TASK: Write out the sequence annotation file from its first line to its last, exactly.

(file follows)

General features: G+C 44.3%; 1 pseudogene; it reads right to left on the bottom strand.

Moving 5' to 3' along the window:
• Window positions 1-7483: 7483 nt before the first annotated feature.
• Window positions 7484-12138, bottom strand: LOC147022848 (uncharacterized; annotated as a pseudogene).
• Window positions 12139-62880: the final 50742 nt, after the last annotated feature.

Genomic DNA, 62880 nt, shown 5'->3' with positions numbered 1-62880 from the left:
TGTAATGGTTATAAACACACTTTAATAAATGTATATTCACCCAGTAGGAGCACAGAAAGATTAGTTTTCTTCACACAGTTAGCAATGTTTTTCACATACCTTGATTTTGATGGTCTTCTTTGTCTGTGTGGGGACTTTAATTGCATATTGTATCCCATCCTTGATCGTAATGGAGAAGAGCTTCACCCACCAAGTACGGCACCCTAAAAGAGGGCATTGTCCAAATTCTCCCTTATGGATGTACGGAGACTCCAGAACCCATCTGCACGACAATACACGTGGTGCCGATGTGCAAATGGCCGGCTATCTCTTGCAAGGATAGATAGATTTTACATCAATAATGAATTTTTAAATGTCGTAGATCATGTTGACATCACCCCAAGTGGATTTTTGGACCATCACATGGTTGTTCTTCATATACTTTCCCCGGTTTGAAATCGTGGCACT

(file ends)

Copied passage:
General features: G+C 44.3%; 1 pseudogene; it reads right to left on the bottom strand.

Moving 5' to 3' along the window:
• Window positions 1-7483: 7483 nt before the first annotated feature.
• Window positions 7484-12138, bottom strand: LOC147022848 (uncharacterized; annotated as a pseudogene).
• Window positions 12139-62880: the final 50742 nt, after the last annotated feature.

Genomic DNA, 62880 nt, shown 5'->3' with positions numbered 1-62880 from the left:
TGTAATGGTTATAAACACACTTTAATAAATGTATATTCACCCAGTAGGAGCACAGAAAGATTAGTTTTCTTCACACAGTTAGCAATGTTTTTCACATACCTTGATTTTGATGGTCTTCTTTGTCTGTGTGGGGACTTTAATTGCATATTGTATCCCATCCTTGATCGTAATGGAGAAGAGCTTCACCCACCAAGTACGGCACCCTAAAAGAGGGCATTGTCCAAATTCTCCCTTATGGATGTACGGAGACTCCAGAACCCATCTGCACGACAATACACGTGGTGCCGATGTGCAAATGGCCGGCTATCTCTTGCAAGGATAGATAGATTTTACATCAATAATGAATTTTTAAATGTCGTAGATCATGTTGACATCACCCCAAGTGGATTTTTGGACCATCACATGGTTGTTCTTCATATACTTTCCCCGGTTTGAAATCGTGGCACT